City sees value in retail group
Published 7:00 am Thursday, January 14, 2016
Christy Goss, the director of special projects for the city of Picayune, said the economic development group Retail Strategies is doing good things for Picayune.
The city hired the consulting group last May with a $50,000 one-year contact. Retail Strategies was tasked with luring retail business to Picayune.
Representatives from the group met with city officials in mid-December to give an update on their work. Goss said the first thing the group did was gather all the economic and demographic data they could about Picayune and then present that information at various industry trade shows and conferences.
One of those conferences was RECon 2015, which Retail Strategies describes in a PowerPoint as “the largest retail real estate conference of the year.”
According to the presentation, which the city provided, Retail Strategies presented information about Picayune to retailers, brokers and developers.
According to the PowerPoint presentation, Retail Strategies met with “over 65 retailers, brokers, developer and property owners.”
However, Goss said the specific details of who the group met with are kept classified until a deal is reached.
“They can’t really give us a listing of the names of the companies at this point,” Goss said. “But they’re things that would fit our community.”
“This has nothing to do with manufacturing,” said Harvey Miller, the city’s director of operations. “This is retail, restaurants, hotels and businesses.”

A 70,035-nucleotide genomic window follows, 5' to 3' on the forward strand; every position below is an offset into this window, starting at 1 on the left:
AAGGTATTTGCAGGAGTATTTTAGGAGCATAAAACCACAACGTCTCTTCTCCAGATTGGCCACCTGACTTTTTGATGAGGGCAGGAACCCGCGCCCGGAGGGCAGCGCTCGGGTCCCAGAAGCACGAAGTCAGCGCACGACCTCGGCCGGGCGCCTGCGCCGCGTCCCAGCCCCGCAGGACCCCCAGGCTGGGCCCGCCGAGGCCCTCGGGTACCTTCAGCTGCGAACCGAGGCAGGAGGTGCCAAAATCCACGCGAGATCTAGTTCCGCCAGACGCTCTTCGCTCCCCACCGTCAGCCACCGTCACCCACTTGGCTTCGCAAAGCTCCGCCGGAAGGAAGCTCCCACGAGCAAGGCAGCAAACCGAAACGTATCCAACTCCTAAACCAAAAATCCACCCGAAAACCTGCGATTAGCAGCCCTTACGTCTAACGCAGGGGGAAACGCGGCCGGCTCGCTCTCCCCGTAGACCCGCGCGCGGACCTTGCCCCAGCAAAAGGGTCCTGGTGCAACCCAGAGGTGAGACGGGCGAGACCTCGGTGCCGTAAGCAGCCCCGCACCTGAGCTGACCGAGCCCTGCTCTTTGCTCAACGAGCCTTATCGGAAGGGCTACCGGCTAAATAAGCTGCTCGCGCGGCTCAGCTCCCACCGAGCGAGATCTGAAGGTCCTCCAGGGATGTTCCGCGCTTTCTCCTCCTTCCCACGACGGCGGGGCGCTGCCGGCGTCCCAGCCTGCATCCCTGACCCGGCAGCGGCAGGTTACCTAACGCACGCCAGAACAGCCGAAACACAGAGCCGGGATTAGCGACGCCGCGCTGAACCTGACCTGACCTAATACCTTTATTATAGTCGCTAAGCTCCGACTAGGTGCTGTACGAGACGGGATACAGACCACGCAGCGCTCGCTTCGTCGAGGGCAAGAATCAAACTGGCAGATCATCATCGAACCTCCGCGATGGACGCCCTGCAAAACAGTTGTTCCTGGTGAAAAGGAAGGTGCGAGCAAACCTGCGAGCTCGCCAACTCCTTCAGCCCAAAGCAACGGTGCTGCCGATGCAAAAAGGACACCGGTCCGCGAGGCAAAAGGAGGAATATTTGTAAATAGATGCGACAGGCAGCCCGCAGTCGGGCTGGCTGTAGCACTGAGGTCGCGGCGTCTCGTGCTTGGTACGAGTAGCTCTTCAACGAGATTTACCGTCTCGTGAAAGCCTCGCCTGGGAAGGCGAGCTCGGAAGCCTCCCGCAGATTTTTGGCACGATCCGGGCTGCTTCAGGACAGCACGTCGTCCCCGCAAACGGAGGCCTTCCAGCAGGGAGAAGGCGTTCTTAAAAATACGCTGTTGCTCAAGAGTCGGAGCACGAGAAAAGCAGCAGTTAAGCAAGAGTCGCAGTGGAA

Miller agrees with Goss that the city is getting its money’s worth.
“There are a couple of franchises I can’t mention that are looking at us as we speak,” he said.
Goss said read progress from development consulting firms isn’t usually made until the second or third year out. She added that Retail Strategies asked the city for a three-year contract, but the city council would only commit to a year.
“We did do it as a one year contract and it’s based on performance,” she said.
Miller said if the city extends the contract, the fee will decrease for the next year.
“If we’re satisfied with them and if they’ve bared fruit so to speak, we can renew the contract for $30,000,” Miller said.
Miller said he didn’t know yet what kind of economic impact the group might have on the local economy.
“What they can and what they’re going to bring in, well, that will remain to be seen,” he said.
However, Goss remains hopeful.
“We just have to keep being positive and give them time to do what we hired them to do,” she said.